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ProduceIQ: Produce spices up supply chain

produceiq chili pepper july 4

Feel free to add sriracha to the increasing list of food items in short supply. Last week, the internet blew up in response to the news that the beloved Huy Fong Foods condiment would likely run out in the next couple of months due to the lack of the key ingredient: Mexican-grown red hybrid jalapeño peppers.

While the rest of the world may be shocked to hear of a chili pepper shortage, the produce industry has been abuzz with the saucy news for some time. As with other supply-chain disruptions, restaurants are reportedly hoarding sriracha cases to survive the gap.

Blue Book has teamed with ProduceIQ BB #:368175 to bring the ProduceIQ Index to its readers. The index provides a produce industry price benchmark using 40 top commodities to provide data for decision making.

 ProduceIQ Index:  $1.64 /pound, +0.6 percent over prior week

Week #26, ending July 1

With Cherries leading the way, overall produce markets continue to explode with record-high prices. Even at the FOB shipping point, produce prices this year reflect the same high inflation felt throughout the economy. Most prices rose during the July 4th pull. Only a few commodity prices, such as tomatoes and avocados, declined.

Also in short supply, broccoli prices are up +19 percent over the previous week. Late June’s heat wave in California is lessening available yields and forcing prices to surge higher. Reported volume out of Salinas, CA is significantly down over previous years. Temperatures are forecasted to improve over the next week, though supply and market prices may take more time to stabilize.

Broccoli reaches $17/case and upside exists

produceiq broccoli price volatility

Broccoli markets aren’t the only produce commodity unsettled by the recent heat wave. Notoriously heat adverse, iceberg and romaine markets are predictably unsettled; however, prices are seeing comparatively modest increases due to softer demand.

Most Californian lettuce and leaf growers are reporting quality issues like tip burn and discoloration. Prices are on the higher end of the historical price spectrum but are nowhere near the record-breaking territory. As supply recovers, markets are forecasted to remain active for the next two weeks.

Nearing $17, cucumber prices are uncomfortably near 2014’s ten-year record. Western and Eastern cucumber growing regions are in transition. On the East Coast, buyers are waiting for more northern growers to come online. Georgia has finished production, and North Carolina is the primary Eastern harvesting region for the moment. Mexico has limited volume to help cover the gap. Expect markets to remain unsettled until domestic production spreads to more northern states.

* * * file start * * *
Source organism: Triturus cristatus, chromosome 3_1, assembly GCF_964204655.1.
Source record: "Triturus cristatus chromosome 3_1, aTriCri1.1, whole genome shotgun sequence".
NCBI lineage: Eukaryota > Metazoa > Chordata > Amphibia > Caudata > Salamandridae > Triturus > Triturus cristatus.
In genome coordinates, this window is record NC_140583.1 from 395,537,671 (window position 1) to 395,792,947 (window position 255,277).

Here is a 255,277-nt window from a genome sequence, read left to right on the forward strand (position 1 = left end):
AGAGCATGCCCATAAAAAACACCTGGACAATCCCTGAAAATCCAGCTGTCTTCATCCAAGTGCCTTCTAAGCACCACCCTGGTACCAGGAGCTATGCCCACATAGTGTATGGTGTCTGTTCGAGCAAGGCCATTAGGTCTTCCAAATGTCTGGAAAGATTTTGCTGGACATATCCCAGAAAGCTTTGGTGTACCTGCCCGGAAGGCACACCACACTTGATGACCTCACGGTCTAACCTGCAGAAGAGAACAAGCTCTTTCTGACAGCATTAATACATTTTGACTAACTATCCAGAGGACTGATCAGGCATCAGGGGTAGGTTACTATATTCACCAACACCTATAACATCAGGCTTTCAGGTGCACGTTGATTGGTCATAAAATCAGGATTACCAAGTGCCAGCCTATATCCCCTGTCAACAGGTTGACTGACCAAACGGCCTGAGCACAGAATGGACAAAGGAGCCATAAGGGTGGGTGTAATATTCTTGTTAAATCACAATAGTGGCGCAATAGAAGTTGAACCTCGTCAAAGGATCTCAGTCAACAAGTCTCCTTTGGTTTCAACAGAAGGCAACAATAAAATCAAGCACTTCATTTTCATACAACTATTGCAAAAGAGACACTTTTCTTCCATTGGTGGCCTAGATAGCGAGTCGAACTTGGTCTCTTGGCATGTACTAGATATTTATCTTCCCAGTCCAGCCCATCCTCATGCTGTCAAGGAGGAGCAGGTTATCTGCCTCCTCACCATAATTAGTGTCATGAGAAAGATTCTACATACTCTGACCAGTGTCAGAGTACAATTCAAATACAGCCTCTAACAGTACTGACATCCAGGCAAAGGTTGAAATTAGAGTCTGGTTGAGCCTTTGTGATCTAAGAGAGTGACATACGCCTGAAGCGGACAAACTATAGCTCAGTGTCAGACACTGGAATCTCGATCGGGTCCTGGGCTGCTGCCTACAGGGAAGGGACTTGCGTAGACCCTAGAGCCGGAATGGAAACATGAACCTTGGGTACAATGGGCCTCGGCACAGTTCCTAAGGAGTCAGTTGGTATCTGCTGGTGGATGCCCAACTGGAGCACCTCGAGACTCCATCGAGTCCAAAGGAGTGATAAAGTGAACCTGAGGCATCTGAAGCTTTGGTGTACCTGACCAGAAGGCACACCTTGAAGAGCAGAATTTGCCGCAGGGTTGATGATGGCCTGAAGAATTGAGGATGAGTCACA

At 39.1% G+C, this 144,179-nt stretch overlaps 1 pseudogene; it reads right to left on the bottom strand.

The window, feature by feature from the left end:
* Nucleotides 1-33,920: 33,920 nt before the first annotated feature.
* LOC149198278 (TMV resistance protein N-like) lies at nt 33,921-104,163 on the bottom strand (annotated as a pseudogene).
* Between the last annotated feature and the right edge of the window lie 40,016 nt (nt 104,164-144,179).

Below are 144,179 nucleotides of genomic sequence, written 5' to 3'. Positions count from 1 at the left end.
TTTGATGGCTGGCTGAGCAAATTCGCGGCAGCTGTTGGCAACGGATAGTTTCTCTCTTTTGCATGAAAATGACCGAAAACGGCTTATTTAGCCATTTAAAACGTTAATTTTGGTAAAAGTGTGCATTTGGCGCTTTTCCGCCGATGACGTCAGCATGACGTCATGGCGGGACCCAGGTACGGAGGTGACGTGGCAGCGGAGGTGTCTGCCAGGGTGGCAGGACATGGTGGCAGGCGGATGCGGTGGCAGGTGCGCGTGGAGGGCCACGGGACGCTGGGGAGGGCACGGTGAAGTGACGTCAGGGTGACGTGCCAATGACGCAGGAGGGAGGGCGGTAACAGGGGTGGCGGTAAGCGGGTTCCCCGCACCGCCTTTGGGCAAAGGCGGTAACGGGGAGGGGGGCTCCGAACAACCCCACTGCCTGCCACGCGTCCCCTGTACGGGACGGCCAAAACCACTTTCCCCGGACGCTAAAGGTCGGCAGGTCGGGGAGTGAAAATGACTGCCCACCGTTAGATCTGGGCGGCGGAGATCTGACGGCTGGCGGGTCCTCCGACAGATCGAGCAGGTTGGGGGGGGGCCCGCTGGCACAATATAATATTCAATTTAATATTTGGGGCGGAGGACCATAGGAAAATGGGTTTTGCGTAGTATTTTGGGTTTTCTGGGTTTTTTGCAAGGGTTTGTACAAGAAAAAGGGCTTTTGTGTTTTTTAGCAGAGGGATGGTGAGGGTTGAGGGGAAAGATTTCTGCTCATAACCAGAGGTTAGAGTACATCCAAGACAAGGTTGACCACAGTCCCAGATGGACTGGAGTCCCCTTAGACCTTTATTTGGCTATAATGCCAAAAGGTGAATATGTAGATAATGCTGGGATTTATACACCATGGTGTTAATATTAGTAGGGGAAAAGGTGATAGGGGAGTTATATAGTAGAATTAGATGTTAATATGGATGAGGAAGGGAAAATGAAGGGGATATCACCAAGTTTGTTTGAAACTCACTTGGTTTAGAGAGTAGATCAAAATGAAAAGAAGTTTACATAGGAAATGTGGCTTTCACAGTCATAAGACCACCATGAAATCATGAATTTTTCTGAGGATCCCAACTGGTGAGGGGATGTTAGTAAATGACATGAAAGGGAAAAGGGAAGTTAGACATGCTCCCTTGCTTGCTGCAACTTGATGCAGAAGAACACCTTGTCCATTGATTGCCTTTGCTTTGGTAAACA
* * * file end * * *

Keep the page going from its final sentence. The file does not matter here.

Eastern Cucumbers reach high end of historical range for the summer

produceiq eastern cucumber prices

For your wallet’s sake, we hope you left the blueberry flag cake off your Independence Day celebration menu. Blueberries are in a demand-exceeds-supply situation. The Pacific Northwest and Michigan seasons are still delayed, and Southeastern growers are finished early due to Spring freeze damage. As a result, supply will stay lean until the Pacific Northwest picks up production in two weeks.

Hass avocado prices are down -15 percent over the previous week. Mexico is still transitioning from the Negra to the Loca crop, but California avocados are at their peak. So it seems that as long as volume out of Mexico continues to increase, prices should continue to de-escalate.

Avocado prices begin a descent, similar to year 2019

produceiq avocado prices high

An anonymous South Florida restaurant is open for any Sriracha stash-related leads, asking for a friend (

Please visit Stores to learn more about our qualified group of suppliers, or our online marketplace, here and enjoy free access to our market tools which created the graphs above.

ProduceIQ Index

The ProduceIQ Index is the fresh produce industry’s only shipping point price index. It represents the industry-wide price per pound at the location of packing for domestic produce, and at the port of U.S. entry for imported produce.

ProduceIQ uses 40 top commodities to represent the industry. The Index weights each commodity dynamically, by season, as a function of the weekly 5-year rolling average Sales. Sales are calculated using the USDA’s Agricultural Marketing Service for movement and price data. The Index serves as a fair benchmark for industry price performance.


Mark Campbell was introduced to the fresh produce industry as a lender for Farm Credit. After earning his MBA from Columbia Business School, he spent seven years as CFO for J&J Family of Farms and later served as CFO advisor to several produce growers, shippers and distributors. In this role, Mark saw the impediments that prevent produce growers and buyers to trade with greater access and efficiency. This led him to cofound ProduceIQ.